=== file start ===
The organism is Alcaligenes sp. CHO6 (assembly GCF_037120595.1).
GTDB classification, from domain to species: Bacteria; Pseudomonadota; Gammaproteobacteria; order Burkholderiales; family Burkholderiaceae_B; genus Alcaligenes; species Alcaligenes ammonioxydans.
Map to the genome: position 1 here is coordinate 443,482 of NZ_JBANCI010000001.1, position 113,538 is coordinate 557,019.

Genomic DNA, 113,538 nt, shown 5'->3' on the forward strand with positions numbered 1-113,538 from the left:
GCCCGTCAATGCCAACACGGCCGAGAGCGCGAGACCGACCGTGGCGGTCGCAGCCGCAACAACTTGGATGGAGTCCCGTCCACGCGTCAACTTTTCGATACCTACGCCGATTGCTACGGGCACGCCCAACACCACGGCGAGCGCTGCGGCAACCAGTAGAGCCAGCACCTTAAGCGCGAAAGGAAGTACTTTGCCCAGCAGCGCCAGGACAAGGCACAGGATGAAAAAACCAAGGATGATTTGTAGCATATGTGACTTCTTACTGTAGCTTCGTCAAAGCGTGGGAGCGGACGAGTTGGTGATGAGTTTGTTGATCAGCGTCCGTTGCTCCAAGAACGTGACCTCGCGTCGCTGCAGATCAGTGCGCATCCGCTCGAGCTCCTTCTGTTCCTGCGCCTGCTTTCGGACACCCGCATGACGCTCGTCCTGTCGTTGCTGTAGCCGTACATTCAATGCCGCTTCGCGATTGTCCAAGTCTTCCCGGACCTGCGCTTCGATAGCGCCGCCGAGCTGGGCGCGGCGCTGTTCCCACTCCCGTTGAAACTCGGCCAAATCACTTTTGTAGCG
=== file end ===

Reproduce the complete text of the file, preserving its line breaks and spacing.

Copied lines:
The organism is Alcaligenes sp. CHO6 (assembly GCF_037120595.1).
GTDB classification, from domain to species: Bacteria; Pseudomonadota; Gammaproteobacteria; order Burkholderiales; family Burkholderiaceae_B; genus Alcaligenes; species Alcaligenes ammonioxydans.
Map to the genome: position 1 here is coordinate 443,482 of NZ_JBANCI010000001.1, position 113,538 is coordinate 557,019.

Genomic DNA, 113,538 nt, shown 5'->3' on the forward strand with positions numbered 1-113,538 from the left:
GCCCGTCAATGCCAACACGGCCGAGAGCGCGAGACCGACCGTGGCGGTCGCAGCCGCAACAACTTGGATGGAGTCCCGTCCACGCGTCAACTTTTCGATACCTACGCCGATTGCTACGGGCACGCCCAACACCACGGCGAGCGCTGCGGCAACCAGTAGAGCCAGCACCTTAAGCGCGAAAGGAAGTACTTTGCCCAGCAGCGCCAGGACAAGGCACAGGATGAAAAAACCAAGGATGATTTGTAGCATATGTGACTTCTTACTGTAGCTTCGTCAAAGCGTGGGAGCGGACGAGTTGGTGATGAGTTTGTTGATCAGCGTCCGTTGCTCCAAGAACGTGACCTCGCGTCGCTGCAGATCAGTGCGCATCCGCTCGAGCTCCTTCTGTTCCTGCGCCTGCTTTCGGACACCCGCATGACGCTCGTCCTGTCGTTGCTGTAGCCGTACATTCAATGCCGCTTCGCGATTGTCCAAGTCTTCCCGGACCTGCGCTTCGATAGCGCCGCCGAGCTGGGCGCGGCGCTGTTCCCACTCCCGTTGAAACTCGGCCAAATCACTTTTGTAGCG